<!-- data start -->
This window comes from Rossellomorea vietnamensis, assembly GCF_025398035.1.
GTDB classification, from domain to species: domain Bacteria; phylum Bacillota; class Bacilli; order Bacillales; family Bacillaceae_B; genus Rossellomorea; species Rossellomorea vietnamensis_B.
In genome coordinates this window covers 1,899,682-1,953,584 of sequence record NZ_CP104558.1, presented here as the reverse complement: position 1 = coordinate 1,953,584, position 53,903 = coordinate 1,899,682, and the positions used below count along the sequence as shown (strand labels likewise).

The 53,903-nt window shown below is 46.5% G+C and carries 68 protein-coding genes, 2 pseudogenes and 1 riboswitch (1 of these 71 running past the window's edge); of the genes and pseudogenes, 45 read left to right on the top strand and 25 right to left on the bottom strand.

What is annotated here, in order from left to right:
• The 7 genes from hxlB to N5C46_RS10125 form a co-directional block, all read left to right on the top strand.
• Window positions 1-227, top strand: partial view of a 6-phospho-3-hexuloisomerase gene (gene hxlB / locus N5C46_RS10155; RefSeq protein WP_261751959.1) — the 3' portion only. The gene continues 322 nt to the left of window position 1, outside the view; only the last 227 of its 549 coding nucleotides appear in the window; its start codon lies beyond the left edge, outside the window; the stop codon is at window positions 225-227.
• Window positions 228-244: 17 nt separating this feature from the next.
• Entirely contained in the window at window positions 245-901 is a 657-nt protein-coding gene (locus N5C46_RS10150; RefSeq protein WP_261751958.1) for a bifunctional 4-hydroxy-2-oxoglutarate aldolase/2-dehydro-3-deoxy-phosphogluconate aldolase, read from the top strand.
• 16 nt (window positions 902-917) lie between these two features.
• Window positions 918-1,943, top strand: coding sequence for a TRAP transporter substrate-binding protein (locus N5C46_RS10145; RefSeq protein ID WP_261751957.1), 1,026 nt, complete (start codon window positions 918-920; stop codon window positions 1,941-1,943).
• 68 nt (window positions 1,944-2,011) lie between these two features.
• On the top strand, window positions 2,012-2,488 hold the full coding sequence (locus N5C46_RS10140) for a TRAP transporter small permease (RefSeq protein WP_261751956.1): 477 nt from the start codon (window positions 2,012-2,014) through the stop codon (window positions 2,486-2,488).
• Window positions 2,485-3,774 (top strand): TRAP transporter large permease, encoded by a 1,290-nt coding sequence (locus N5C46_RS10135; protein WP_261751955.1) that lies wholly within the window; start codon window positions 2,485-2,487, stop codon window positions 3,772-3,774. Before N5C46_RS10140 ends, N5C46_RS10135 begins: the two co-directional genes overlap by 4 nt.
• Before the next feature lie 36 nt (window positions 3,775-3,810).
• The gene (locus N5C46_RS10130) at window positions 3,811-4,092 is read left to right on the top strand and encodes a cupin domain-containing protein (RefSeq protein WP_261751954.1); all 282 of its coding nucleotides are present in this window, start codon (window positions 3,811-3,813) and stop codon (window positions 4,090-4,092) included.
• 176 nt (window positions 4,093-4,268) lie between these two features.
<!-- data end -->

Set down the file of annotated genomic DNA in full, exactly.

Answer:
This window comes from Rossellomorea vietnamensis, assembly GCF_025398035.1.
GTDB classification, from domain to species: domain Bacteria; phylum Bacillota; class Bacilli; order Bacillales; family Bacillaceae_B; genus Rossellomorea; species Rossellomorea vietnamensis_B.
In genome coordinates this window covers 1,899,682-1,953,584 of sequence record NZ_CP104558.1, presented here as the reverse complement: position 1 = coordinate 1,953,584, position 53,903 = coordinate 1,899,682, and the positions used below count along the sequence as shown (strand labels likewise).

The 53,903-nt window shown below is 46.5% G+C and carries 68 protein-coding genes, 2 pseudogenes and 1 riboswitch (1 of these 71 running past the window's edge); of the genes and pseudogenes, 45 read left to right on the top strand and 25 right to left on the bottom strand.

What is annotated here, in order from left to right:
• The 7 genes from hxlB to N5C46_RS10125 form a co-directional block, all read left to right on the top strand.
• Window positions 1-227, top strand: partial view of a 6-phospho-3-hexuloisomerase gene (gene hxlB / locus N5C46_RS10155; RefSeq protein WP_261751959.1) — the 3' portion only. The gene continues 322 nt to the left of window position 1, outside the view; only the last 227 of its 549 coding nucleotides appear in the window; its start codon lies beyond the left edge, outside the window; the stop codon is at window positions 225-227.
• Window positions 228-244: 17 nt separating this feature from the next.
• Entirely contained in the window at window positions 245-901 is a 657-nt protein-coding gene (locus N5C46_RS10150; RefSeq protein WP_261751958.1) for a bifunctional 4-hydroxy-2-oxoglutarate aldolase/2-dehydro-3-deoxy-phosphogluconate aldolase, read from the top strand.
• 16 nt (window positions 902-917) lie between these two features.
• Window positions 918-1,943, top strand: coding sequence for a TRAP transporter substrate-binding protein (locus N5C46_RS10145; RefSeq protein ID WP_261751957.1), 1,026 nt, complete (start codon window positions 918-920; stop codon window positions 1,941-1,943).
• 68 nt (window positions 1,944-2,011) lie between these two features.
• On the top strand, window positions 2,012-2,488 hold the full coding sequence (locus N5C46_RS10140) for a TRAP transporter small permease (RefSeq protein WP_261751956.1): 477 nt from the start codon (window positions 2,012-2,014) through the stop codon (window positions 2,486-2,488).
• Window positions 2,485-3,774 (top strand): TRAP transporter large permease, encoded by a 1,290-nt coding sequence (locus N5C46_RS10135; protein WP_261751955.1) that lies wholly within the window; start codon window positions 2,485-2,487, stop codon window positions 3,772-3,774. Before N5C46_RS10140 ends, N5C46_RS10135 begins: the two co-directional genes overlap by 4 nt.
• Before the next feature lie 36 nt (window positions 3,775-3,810).
• The gene (locus N5C46_RS10130) at window positions 3,811-4,092 is read left to right on the top strand and encodes a cupin domain-containing protein (RefSeq protein WP_261751954.1); all 282 of its coding nucleotides are present in this window, start codon (window positions 3,811-3,813) and stop codon (window positions 4,090-4,092) included.
• 176 nt (window positions 4,093-4,268) lie between these two features.